Bahrain’s stock exchange plans to launch a range of Islamic investment products, including a novel equity-based murabaha financing tool and Islamic real estate investment trusts (REITs), its chief executive told Reuters.

The Bahraini stock market is seeking to attract regional funds in the face of heavy competition from bigger markets such as Saudi Arabia, Qatar and the United Arab Emirates; Islamic financial products are a major part of the strategy.

The exchange aims to host trading of sukuk (Islamic bonds), which at present is mostly done over the counter, said Shaikh Khalifa bin Ebrahim Al-Khalifa, appointed as chief executive of Bahrain Bourse in May.

“Banks want a central counterparty, a more appropriate framework to trade, and that is what we are aiming to provide.”

Last month, Bahrain Bourse appointed scholar Osama Mohammed Bahar as sharia advisor to oversee its Islamic financial products.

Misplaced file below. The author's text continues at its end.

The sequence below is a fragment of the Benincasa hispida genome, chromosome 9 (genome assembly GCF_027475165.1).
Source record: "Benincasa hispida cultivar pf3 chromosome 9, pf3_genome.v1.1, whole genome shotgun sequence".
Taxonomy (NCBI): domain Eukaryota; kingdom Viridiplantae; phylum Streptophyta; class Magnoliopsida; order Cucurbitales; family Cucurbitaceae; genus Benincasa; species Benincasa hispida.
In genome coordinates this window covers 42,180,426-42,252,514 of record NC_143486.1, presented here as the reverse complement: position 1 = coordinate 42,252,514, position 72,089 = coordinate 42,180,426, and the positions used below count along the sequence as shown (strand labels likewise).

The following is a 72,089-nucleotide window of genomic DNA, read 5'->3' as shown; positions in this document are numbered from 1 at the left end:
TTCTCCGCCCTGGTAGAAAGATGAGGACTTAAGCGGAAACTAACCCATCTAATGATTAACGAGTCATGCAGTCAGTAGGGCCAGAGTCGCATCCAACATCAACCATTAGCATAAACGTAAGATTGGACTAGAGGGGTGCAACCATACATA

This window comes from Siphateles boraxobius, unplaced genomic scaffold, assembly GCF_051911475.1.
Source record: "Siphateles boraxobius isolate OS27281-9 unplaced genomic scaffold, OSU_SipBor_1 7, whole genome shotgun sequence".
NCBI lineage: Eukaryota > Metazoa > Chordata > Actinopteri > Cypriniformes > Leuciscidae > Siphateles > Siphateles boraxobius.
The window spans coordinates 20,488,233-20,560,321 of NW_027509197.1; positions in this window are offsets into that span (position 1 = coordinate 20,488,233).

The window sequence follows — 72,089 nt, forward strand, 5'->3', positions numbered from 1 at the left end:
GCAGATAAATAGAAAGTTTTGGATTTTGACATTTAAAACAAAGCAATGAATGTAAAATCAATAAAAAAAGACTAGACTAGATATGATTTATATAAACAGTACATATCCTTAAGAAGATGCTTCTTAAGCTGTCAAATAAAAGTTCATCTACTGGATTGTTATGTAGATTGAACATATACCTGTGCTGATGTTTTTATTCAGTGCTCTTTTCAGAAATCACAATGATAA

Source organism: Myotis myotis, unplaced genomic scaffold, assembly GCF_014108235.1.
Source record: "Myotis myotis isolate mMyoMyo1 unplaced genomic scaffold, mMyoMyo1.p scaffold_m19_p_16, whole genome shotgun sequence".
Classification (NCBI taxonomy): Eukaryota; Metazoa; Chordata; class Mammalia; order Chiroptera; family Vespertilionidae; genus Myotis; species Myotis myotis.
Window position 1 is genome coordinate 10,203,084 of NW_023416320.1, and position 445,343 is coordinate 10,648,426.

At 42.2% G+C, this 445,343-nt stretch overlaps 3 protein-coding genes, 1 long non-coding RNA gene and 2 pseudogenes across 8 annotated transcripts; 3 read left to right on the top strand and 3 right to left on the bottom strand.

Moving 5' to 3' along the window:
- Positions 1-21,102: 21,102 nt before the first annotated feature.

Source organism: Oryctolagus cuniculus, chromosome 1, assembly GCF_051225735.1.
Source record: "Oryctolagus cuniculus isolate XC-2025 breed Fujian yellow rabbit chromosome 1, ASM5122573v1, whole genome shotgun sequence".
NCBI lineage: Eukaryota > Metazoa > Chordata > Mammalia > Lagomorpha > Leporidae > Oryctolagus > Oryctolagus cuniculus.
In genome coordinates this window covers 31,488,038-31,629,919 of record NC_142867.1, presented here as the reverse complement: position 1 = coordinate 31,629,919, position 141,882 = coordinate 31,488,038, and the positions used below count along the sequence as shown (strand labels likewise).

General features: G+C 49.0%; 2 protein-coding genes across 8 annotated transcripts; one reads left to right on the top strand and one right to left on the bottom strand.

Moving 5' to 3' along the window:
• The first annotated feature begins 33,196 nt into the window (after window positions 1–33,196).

The “murabaha through equities” platform will be launched before year-end, Al-Khalifa said.

Murabaha is a common structure in Islamic finance; an institution agrees to purchase assets from a counterparty which promises to buy them back with an agreed mark-up at a later date.

The commodities-based version of murabaha, known as tawarruq, is used by some banks to manage their short-term funding, but the choice of commodities as the underlying asset has been criticised as lacking sufficient ties to the real economy, an important principle in Islamic finance. Some religious scholars have argued there is no effective change in ownership of the commodities and little if any exposure to their price movements.

“It is a highly debatable product in Islamic finance, where many of the scholars saw that trading of the same commodity on the same warehouse is not necessarily sharia-compliant,” Al-Khalifa said.

Published in Dawn, October 9th, 2014

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